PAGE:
‘Who you calling a ho?’ explores sexual respect | The Triangle

‘Who you calling a ho?’ explores sexual respect

Diane Rosenfeld, director of the Gender Violence Program at Harvard Law School, and Angela Epifano, a rape survivor, presented “Who you calling a ho? A Conversation About Sexual Respect” Nov. 13 in the Mitchell Auditorium on the topic of sexual respect in our culture.

Rosenfeld and Epifano emphasized the importance of education and awareness of this issue. With an increasing number of cases of sexual assault being reported on college campuses, Rosenfeld said that education about this issue, along with a conscious awareness of its causes, is the only way to reduce the presence of sexual assault among college students.

“A lot of schools shy away from the topic of sexual assault,” Rosenfeld said. “They don’t want to believe it’s happening on their campuses. But in order to change rape culture, you really have to look at it in the face. This culture is all around you, and each of us has the power to change it, to contest it, to stand up against it.”

Who Yo Calling A Ho_Julia Silva_WEB

The event was attended by a wide range of students, the majority of whom are members of Drexel sororities, fraternities and sports teams.

According to both Rosenfeld and Epifano, the solution to preventing rape in campus culture is by transforming the way students view each other. They stated that the frequent presence of sexism in our language needs to be addressed. According to Rosenfeld, men need to intervene and become allies of women, and women need to support each other more.

“The next time you see somebody and you don’t like how she’s dressed, don’t start judging her, don’t separate yourself from her, and don’t start thinking she deserves what she gets because of how she’s dressed. We have the right to dress however we want and still maintain our rights to sexual expression,” Rosenfeld said.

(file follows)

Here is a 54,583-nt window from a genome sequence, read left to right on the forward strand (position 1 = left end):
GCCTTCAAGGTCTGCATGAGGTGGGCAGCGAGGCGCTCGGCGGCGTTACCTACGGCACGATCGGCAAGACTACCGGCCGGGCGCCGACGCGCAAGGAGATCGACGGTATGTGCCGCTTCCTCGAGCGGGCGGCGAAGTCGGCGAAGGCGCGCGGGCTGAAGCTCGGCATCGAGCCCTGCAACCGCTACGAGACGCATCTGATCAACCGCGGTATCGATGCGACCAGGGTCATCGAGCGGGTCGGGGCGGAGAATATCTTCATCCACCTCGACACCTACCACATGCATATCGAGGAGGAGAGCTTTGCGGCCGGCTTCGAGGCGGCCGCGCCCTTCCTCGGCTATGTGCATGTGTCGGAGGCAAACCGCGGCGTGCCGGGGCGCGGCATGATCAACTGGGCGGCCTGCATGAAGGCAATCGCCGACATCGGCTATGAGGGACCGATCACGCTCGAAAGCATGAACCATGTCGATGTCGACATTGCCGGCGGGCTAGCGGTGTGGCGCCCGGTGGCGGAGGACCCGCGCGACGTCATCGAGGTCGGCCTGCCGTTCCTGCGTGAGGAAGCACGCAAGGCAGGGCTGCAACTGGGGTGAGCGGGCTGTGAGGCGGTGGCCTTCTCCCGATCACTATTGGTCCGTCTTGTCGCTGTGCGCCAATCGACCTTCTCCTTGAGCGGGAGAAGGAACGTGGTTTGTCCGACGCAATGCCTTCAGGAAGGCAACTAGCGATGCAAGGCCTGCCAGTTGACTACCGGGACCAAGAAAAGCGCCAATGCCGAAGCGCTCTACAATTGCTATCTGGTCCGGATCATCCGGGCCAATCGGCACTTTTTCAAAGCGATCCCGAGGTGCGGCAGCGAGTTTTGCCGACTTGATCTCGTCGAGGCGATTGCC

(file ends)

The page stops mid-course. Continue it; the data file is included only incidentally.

Epifano, a former Amherst College student, published her personal story of surviving rape in Amherst’s student newspaper in October 2012. The story gained worldwide attention with over a million people having read it.

“What’s powerful about my story, about all of these stories, is that they’re not just happening in one place. It’s not just Amherst or Yale [University] or Steubenville [Ohio]. It’s everywhere. This makes it so necessary for all of us to realize how painful and long-lasting rape is,” Epifano said.

Rosenfeld, who is also a leading national expert on Title IX of the Education Amendments to the U.S. Constitution, said that students need to know their rights. Many civil rights organizations maintain that sexual harassment and assault deprives a student of the free and equal access to education that Title IX ensures them.

According to Rosenfeld, the new Campus Sexual Violence Elimination Act, which will be in effect beginning in March 2014, will mandate that colleges establish prevention programs to combat sexual assault as well as provide more extensive reports of sexual assault statistics. It will also require college administrations to be supportive of sexual assault victims and to consider that they might be at risk of committing suicide.

“It’s not the rape that will cause the suicide as much as the response from other students and from the school. The school has to teach its students that it is a violation of the conduct policy to retaliate against or intimidate someone from coming forward if he or she has been assaulted,” Rosenfeld said.

Media literacy and social consciousness are imperative to rape prevention, according to Rosenfeld. She also said that it is important that college parties not always take place in male-dominated spaces and that we all take the initiative to intervene when we see a situation that might escalate to sexual assault.

“With this new law in effect, the school can’t cause you further trauma. But it’s up to you, the students, to make sure rape doesn’t happen. Stand up for one another,” she said.